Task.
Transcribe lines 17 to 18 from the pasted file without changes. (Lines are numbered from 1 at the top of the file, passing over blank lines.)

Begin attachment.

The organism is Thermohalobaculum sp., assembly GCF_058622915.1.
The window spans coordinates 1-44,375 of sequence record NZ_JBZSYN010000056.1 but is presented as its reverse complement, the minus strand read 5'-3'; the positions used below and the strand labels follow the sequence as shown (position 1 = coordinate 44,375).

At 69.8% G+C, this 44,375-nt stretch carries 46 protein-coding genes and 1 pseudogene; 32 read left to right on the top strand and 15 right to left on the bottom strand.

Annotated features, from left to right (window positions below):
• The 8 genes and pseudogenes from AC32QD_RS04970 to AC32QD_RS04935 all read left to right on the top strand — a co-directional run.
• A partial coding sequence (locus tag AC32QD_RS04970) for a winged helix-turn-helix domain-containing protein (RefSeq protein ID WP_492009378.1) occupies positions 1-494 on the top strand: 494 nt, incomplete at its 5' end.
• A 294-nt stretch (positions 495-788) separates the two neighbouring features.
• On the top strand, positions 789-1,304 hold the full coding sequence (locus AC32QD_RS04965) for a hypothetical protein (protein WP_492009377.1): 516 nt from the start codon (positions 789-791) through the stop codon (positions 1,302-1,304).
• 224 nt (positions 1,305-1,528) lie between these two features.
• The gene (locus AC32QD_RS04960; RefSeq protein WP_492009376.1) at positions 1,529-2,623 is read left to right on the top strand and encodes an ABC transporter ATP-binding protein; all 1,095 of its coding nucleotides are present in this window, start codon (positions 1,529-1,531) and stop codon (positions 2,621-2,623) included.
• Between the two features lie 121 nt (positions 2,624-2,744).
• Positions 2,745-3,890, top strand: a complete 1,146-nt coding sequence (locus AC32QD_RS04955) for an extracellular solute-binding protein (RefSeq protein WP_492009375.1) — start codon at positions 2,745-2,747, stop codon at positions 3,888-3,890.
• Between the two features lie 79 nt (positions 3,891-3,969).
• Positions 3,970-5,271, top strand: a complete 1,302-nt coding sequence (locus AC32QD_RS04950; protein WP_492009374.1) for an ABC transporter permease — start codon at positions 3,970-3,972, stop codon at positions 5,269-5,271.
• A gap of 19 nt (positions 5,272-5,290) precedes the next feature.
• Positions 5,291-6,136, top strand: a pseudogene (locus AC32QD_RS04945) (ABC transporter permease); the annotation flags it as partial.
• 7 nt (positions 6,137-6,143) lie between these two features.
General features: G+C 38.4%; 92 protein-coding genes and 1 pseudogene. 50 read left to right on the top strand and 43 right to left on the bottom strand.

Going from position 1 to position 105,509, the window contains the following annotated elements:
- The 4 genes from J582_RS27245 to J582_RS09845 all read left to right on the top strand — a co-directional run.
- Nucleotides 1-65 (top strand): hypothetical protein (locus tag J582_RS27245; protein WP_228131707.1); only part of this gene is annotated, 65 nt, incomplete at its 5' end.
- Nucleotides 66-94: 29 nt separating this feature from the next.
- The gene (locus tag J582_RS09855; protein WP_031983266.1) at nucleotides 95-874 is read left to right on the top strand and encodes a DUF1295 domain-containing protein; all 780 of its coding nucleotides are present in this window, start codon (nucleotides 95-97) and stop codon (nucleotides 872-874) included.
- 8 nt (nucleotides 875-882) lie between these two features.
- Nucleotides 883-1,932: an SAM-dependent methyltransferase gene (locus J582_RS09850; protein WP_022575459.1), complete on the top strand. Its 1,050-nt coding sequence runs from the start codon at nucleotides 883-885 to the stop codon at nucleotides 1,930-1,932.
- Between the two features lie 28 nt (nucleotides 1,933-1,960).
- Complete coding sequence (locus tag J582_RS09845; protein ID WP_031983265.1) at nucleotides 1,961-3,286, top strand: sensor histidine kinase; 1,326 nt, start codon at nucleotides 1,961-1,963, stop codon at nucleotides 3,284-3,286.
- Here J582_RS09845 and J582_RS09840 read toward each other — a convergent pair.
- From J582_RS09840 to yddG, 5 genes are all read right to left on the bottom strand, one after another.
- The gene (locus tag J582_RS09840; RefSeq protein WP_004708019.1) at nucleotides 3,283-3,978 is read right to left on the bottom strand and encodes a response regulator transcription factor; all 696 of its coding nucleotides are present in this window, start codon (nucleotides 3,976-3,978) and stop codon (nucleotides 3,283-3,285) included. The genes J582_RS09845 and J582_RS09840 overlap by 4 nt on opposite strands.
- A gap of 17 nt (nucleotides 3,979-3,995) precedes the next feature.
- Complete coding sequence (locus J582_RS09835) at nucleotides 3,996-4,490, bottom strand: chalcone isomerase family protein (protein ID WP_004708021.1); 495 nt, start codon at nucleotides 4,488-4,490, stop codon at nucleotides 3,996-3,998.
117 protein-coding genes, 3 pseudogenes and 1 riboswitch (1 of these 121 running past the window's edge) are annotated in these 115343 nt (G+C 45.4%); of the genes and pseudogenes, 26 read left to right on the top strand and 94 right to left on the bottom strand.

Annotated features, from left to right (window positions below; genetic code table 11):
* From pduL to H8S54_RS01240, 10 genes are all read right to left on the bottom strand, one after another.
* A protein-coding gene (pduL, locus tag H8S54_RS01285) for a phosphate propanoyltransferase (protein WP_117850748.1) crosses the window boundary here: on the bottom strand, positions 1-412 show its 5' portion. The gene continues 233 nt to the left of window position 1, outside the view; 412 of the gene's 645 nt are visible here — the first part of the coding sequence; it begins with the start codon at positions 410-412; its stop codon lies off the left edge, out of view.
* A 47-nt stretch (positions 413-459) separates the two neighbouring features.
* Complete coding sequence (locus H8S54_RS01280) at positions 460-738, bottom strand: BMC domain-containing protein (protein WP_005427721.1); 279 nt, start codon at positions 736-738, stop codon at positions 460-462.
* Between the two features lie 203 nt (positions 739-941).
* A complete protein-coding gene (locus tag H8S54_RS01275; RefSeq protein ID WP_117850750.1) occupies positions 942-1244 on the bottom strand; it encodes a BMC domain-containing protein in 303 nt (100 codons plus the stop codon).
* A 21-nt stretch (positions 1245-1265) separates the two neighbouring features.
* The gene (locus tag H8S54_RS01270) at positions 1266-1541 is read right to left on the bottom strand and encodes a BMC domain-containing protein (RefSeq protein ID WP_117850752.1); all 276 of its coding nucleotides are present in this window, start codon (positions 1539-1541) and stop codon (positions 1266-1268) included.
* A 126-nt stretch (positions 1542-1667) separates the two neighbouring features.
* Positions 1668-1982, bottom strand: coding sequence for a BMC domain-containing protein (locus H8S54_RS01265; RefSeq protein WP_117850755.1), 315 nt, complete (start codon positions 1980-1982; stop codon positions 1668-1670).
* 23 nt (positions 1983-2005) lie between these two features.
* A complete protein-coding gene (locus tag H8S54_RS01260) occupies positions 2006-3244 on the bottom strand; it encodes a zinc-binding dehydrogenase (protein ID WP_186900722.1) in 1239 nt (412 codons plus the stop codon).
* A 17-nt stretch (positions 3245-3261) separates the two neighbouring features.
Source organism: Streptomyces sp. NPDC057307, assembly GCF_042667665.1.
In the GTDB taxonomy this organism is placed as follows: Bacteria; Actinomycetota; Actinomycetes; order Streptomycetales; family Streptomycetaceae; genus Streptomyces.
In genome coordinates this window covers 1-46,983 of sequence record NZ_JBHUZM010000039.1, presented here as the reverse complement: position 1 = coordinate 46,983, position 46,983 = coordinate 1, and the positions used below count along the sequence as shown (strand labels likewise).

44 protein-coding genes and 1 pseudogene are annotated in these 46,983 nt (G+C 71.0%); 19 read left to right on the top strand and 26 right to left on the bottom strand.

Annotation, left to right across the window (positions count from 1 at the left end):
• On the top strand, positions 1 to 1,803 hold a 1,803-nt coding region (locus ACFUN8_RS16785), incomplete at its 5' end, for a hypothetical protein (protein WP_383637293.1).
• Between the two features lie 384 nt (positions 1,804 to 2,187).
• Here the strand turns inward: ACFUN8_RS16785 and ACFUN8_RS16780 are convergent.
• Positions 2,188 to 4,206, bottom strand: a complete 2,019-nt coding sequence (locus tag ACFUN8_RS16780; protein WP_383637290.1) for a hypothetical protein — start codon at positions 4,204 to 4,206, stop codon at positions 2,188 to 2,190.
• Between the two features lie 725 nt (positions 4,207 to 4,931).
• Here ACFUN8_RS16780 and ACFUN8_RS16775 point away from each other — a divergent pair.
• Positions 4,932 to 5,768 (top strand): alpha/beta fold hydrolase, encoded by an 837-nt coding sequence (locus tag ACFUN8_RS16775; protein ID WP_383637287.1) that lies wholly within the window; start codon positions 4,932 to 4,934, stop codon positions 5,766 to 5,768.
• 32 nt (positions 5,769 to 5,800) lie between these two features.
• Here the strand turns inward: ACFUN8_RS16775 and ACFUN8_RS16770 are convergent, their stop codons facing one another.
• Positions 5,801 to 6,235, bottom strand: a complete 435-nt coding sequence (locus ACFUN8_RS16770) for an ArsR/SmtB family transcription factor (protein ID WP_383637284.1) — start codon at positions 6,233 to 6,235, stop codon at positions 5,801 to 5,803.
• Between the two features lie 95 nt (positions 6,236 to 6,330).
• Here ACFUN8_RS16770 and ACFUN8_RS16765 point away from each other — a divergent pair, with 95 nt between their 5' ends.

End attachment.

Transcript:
• 7 nt (positions 6,137-6,143) lie between these two features.
General features: G+C 38.4%; 92 protein-coding genes and 1 pseudogene. 50 read left to right on the top strand and 43 right to left on the bottom strand.